ASX set to edge lower; $A dives

By Stan Choe

Wall Street is drifting lower in a lacklustre return to trading following a three-day holiday weekend.

The S&P 500 was 0.4 per cent lower in afternoon trading and remains within 0.7 per cent of its all-time high set two years ago. The Dow Jones was down 0.7 per cent in early afternoon trade and the Nasdaq composite fell 0.4 per cent. The Australian sharemarket is set to dip, with futures at 5.04am AEDT pointing to a loss of 3 points at the open. The ASX lost 1.1 per cent on Tuesday.

Wall Street is hovering near record highs.
Wall Street is hovering near record highs.Credit: Bloomberg

Yields swung in the bond market and the US dollar jumped after Fed Governor Christopher Waller said in a speech that “policy is set properly” on US interest rates. The Australian dollar was 1.1 per cent lower at 65.85 US cents at 7.05am AEDT.

Yields initially jumped but then receded after Waller said cooling trends for inflation have “made me more confident than I have been since 2021 that inflation is on a path” to the Fed’s 2 per cent target. That should have the Fed able to cut rates this year “as long as inflation doesn’t rebound and stay elevated.”

Until then, Waller said the economy is doing well and giving the Fed the ability to wait and monitor incoming data before making its next move. “We can take our time to make sure we do this right,” he said.

Morgan Stanley sank 4 per cent after it said a legal matter and a special assessment knocked $US535 million ($813 million) off its pretax earnings for the final three months of 2023, while Goldman Sachs was 1 per cent higher after reporting results that topped Wall Street’s forecasts.

Companies across the S&P 500 are likely to report meager growth in profits for the fourth quarter from a year earlier, if any, if Wall Street analysts’ forecasts are to be believed. Earnings have been under pressure for more than a year because of rising costs amid high inflation.

But optimism is higher for 2024, where analysts are forecasting a strong 11.8 per cent growth in earnings per share for S&P 500 companies, according to FactSet. That, plus big expectations for several cuts to interest rates by the Federal Reserve this year, have helped the S&P 500 rally to 10 winning weeks in the last 11.

Treasury yields have already sunk sharply in the bond market on expectations for upcoming cuts to rates, which traders believe could begin as early as March. It’s a sharp turnaround from the past couple years, when the Federal Reserve was hiking interest rates drastically in hopes of getting high inflation under control.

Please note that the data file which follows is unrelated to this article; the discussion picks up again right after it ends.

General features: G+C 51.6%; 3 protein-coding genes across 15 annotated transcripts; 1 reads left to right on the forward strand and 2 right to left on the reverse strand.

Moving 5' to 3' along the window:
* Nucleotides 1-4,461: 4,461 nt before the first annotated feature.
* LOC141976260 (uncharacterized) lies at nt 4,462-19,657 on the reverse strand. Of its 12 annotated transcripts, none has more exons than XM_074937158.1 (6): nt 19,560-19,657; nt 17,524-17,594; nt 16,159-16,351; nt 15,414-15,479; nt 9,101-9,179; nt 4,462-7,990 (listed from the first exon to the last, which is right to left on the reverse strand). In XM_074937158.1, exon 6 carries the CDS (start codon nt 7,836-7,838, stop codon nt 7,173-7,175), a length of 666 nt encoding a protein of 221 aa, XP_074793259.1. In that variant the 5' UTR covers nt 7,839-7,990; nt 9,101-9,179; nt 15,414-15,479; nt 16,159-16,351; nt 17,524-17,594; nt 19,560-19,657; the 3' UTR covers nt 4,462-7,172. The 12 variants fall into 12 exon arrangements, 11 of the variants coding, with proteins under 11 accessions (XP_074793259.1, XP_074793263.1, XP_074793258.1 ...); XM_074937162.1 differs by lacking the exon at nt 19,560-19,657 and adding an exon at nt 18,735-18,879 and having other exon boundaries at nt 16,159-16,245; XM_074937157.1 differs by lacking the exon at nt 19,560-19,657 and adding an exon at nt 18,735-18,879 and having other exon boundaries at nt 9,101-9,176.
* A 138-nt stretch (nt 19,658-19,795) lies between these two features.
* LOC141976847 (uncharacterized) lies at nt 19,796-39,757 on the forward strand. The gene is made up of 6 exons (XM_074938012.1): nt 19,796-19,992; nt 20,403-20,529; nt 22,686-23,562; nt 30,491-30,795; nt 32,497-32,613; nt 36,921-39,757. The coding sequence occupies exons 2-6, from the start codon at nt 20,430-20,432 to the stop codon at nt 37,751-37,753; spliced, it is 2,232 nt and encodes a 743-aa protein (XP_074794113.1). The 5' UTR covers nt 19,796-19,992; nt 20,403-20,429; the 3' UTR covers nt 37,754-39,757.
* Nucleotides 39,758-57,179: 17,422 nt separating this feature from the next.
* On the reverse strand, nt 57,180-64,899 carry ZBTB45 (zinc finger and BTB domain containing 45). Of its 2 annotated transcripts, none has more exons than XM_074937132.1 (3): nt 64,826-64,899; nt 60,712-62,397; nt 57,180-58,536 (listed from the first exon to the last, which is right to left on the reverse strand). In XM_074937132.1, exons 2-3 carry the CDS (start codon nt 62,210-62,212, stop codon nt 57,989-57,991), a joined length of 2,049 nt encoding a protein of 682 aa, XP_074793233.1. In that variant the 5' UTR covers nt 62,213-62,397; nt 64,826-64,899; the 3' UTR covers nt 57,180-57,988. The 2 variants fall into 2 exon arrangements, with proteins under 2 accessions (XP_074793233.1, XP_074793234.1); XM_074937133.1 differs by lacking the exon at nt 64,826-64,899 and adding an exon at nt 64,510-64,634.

Easier rates and yields relax the pressure on the economy and financial system, while also boosting prices for investments. And for the past six months, interest rates have been the main force moving the stock market, according to Michael Wilson, strategist at Morgan Stanley.

He sees that dynamic continuing in the near term, with the “bond market still in charge.”

For now, traders are penciling in many more cuts to rates through 2024 than the Fed itself has indicated. That raises the potential for big market swings around each speech by a Fed official or economic report.

The yield on the 10-year Treasury climbed to 4.07 per cent from 3.95 per cent late Friday. Higher yields can drag on corporate profits, among other negatives for investors, though the 10-year yield is still well below the 5 per cent level it reached in October.

On Wall Street, Boeing fell to one of the market’s sharper losses as worries continue about troubles for its 737 Max 9 aircraft following the recent in-flight blowout of an Alaska Airlines jet. Boeing sank 7.5 per cent.

On the winning side was Carrols Restaurant Group, the largest Burger King franchisee in the US, which jumped 12.8 per cent. Restaurant Brands International said it will buy all the stock of Carrols that it doesn’t already own for $US9.55 per share in cash.

Stock markets abroad were also mostly lower, including Japan’s, which had been on a winning streak that had carried it to its highest level since its bubble was deflating in 1990.

The Nikkei 225 slipped 0.8 per cent after the value of the Japanese yen strengthened against other currencies. A stronger yen can sap profits from Japanese exporters, and it rose with expectations that the Bank of Japan could be preparing to end its longstanding policy to keep interest rates below zero.

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